E. Lord, S. Ledoux, B. D. Murphy, D. Beaudry, and M. F. Palin, “Expression of adiponectin and its receptors in swine,” Journal of Animal Science, vol. 83, no. 3, pp. 565–578, 2005.View at: Google Scholar
R. Ramachandran, S. Maddineni, O. Ocon-Grove, G. Hendricks III, R. Vasilatos-Younken, and J. A. Hadley, “Expression of adiponectin and its receptors in avian species,” General and Comparative Endocrinology, vol. 190, pp. 88–95, 2013.View at: Google Scholar
C. Hug, J. Wang, N. S. Ahmad, J. S. Bogan, T. S. Tsao, and H. F. Lodish, “T-cadherin is a receptor for hexameric and high-molecular-weight forms of Acrp30/adiponectin,” Proceedings of the National Academy of Sciences of the United States of America, vol. 101, no. 28, pp. 10308–10313, 2004.View at: Publisher Site | Google Scholar
M. Miller, J. Y. Cho, A. Pham, J. Ramsdell, and D. H. Broide, “Adiponectin and functional adiponectin receptor 1 are expressed by airway epithelial cells in chronic obstructive pulmonary disease,” Journal of Immunology, vol. 182, no. 1, pp. 684–691, 2009.View at: Google Scholar
X. Xin, L. Zhou, C. M. Reyes, F. Liu, and L. Q. Dong, “APPL1 mediates adiponectin-stimulated p38 MAPK activation by scaffolding the TAK1-MKK3-p38 MAPK pathway,” The American Journal of Physiology—Endocrinology and Metabolism, vol. 300, no. 1, pp. E103–E110, 2011.View at: Publisher Site | Google Scholar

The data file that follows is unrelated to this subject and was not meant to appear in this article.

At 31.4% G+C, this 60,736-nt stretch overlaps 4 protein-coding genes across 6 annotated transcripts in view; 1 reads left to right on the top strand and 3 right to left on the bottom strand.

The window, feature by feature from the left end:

T. Yamauchi and T. Kadowaki, “Adiponectin receptor as a key player in healthy longevity and obesity-related diseases,” Cell Metabolism, vol. 17, pp. 185–196, 2013.View at: Google Scholar
X. Mao, C. K. Kikani, R. A. Riojas et al., “APPL1 binds to adiponectin receptors and mediates adiponectin signalling and function,” Nature Cell Biology, vol. 8, no. 5, pp. 516–523, 2006.View at: Google Scholar
Y. Benomar, A. Gertler, P. de Lacy et al., “Central resistin overexposure induces insulin resistance through Toll-like receptor 4,” Diabetes, vol. 62, pp. 102–114, 2012.View at: Google Scholar
B. Samal, Y. Sun, G. Stearns, C. Xie, S. Suggs, and I. McNiece, “Cloning and characterization of the cDNA encoding a novel human pre-B- cell colony-enhancing factor,” Molecular and Cellular Biology, vol. 14, no. 2, pp. 1431–1437, 1994.View at: Google Scholar